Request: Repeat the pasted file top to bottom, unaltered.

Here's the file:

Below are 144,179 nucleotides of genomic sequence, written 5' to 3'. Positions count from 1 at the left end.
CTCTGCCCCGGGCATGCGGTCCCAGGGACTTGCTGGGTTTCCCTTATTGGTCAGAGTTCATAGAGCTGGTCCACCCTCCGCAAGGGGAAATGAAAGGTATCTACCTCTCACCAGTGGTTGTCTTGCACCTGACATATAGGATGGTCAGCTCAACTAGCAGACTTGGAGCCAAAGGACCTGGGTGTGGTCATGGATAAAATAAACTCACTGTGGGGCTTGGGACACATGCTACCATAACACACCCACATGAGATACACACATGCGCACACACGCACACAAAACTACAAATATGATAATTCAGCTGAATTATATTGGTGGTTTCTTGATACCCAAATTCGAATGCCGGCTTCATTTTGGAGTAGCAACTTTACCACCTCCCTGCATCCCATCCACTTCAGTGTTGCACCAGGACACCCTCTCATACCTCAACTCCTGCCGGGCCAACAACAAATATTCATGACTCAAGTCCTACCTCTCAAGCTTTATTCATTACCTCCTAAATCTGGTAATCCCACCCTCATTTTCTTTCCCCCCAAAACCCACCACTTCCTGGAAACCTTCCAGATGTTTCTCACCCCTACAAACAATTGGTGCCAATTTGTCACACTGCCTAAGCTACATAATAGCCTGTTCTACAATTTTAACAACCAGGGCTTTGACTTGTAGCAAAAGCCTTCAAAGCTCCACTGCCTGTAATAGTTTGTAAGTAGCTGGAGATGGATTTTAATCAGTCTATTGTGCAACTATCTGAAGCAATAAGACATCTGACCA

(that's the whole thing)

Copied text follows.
Below are 144,179 nucleotides of genomic sequence, written 5' to 3'. Positions count from 1 at the left end.
CTCTGCCCCGGGCATGCGGTCCCAGGGACTTGCTGGGTTTCCCTTATTGGTCAGAGTTCATAGAGCTGGTCCACCCTCCGCAAGGGGAAATGAAAGGTATCTACCTCTCACCAGTGGTTGTCTTGCACCTGACATATAGGATGGTCAGCTCAACTAGCAGACTTGGAGCCAAAGGACCTGGGTGTGGTCATGGATAAAATAAACTCACTGTGGGGCTTGGGACACATGCTACCATAACACACCCACATGAGATACACACATGCGCACACACGCACACAAAACTACAAATATGATAATTCAGCTGAATTATATTGGTGGTTTCTTGATACCCAAATTCGAATGCCGGCTTCATTTTGGAGTAGCAACTTTACCACCTCCCTGCATCCCATCCACTTCAGTGTTGCACCAGGACACCCTCTCATACCTCAACTCCTGCCGGGCCAACAACAAATATTCATGACTCAAGTCCTACCTCTCAAGCTTTATTCATTACCTCCTAAATCTGGTAATCCCACCCTCATTTTCTTTCCCCCCAAAACCCACCACTTCCTGGAAACCTTCCAGATGTTTCTCACCCCTACAAACAATTGGTGCCAATTTGTCACACTGCCTAAGCTACATAATAGCCTGTTCTACAATTTTAACAACCAGGGCTTTGACTTGTAGCAAAAGCCTTCAAAGCTCCACTGCCTGTAATAGTTTGTAAGTAGCTGGAGATGGATTTTAATCAGTCTATTGTGCAACTATCTGAAGCAATAAGACATCTGACCA